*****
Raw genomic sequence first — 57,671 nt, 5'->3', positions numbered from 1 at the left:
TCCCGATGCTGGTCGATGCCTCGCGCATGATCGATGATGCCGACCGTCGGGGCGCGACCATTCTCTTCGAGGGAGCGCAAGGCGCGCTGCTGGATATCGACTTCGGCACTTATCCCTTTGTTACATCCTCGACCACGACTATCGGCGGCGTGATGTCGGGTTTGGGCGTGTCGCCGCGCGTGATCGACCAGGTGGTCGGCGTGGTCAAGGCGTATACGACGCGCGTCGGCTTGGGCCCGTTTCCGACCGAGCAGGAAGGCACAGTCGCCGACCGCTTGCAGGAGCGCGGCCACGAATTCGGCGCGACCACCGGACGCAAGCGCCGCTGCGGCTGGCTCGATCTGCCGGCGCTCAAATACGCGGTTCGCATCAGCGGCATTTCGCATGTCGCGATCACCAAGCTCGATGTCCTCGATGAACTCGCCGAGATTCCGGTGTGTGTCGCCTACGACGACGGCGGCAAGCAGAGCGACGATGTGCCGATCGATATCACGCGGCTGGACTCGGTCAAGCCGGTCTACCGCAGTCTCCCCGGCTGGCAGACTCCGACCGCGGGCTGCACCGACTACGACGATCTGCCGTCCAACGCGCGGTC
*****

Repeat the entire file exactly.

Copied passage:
Raw genomic sequence first — 57,671 nt, 5'->3', positions numbered from 1 at the left:
TCCCGATGCTGGTCGATGCCTCGCGCATGATCGATGATGCCGACCGTCGGGGCGCGACCATTCTCTTCGAGGGAGCGCAAGGCGCGCTGCTGGATATCGACTTCGGCACTTATCCCTTTGTTACATCCTCGACCACGACTATCGGCGGCGTGATGTCGGGTTTGGGCGTGTCGCCGCGCGTGATCGACCAGGTGGTCGGCGTGGTCAAGGCGTATACGACGCGCGTCGGCTTGGGCCCGTTTCCGACCGAGCAGGAAGGCACAGTCGCCGACCGCTTGCAGGAGCGCGGCCACGAATTCGGCGCGACCACCGGACGCAAGCGCCGCTGCGGCTGGCTCGATCTGCCGGCGCTCAAATACGCGGTTCGCATCAGCGGCATTTCGCATGTCGCGATCACCAAGCTCGATGTCCTCGATGAACTCGCCGAGATTCCGGTGTGTGTCGCCTACGACGACGGCGGCAAGCAGAGCGACGATGTGCCGATCGATATCACGCGGCTGGACTCGGTCAAGCCGGTCTACCGCAGTCTCCCCGGCTGGCAGACTCCGACCGCGGGCTGCACCGACTACGACGATCTGCCGTCCAACGCGCGGTC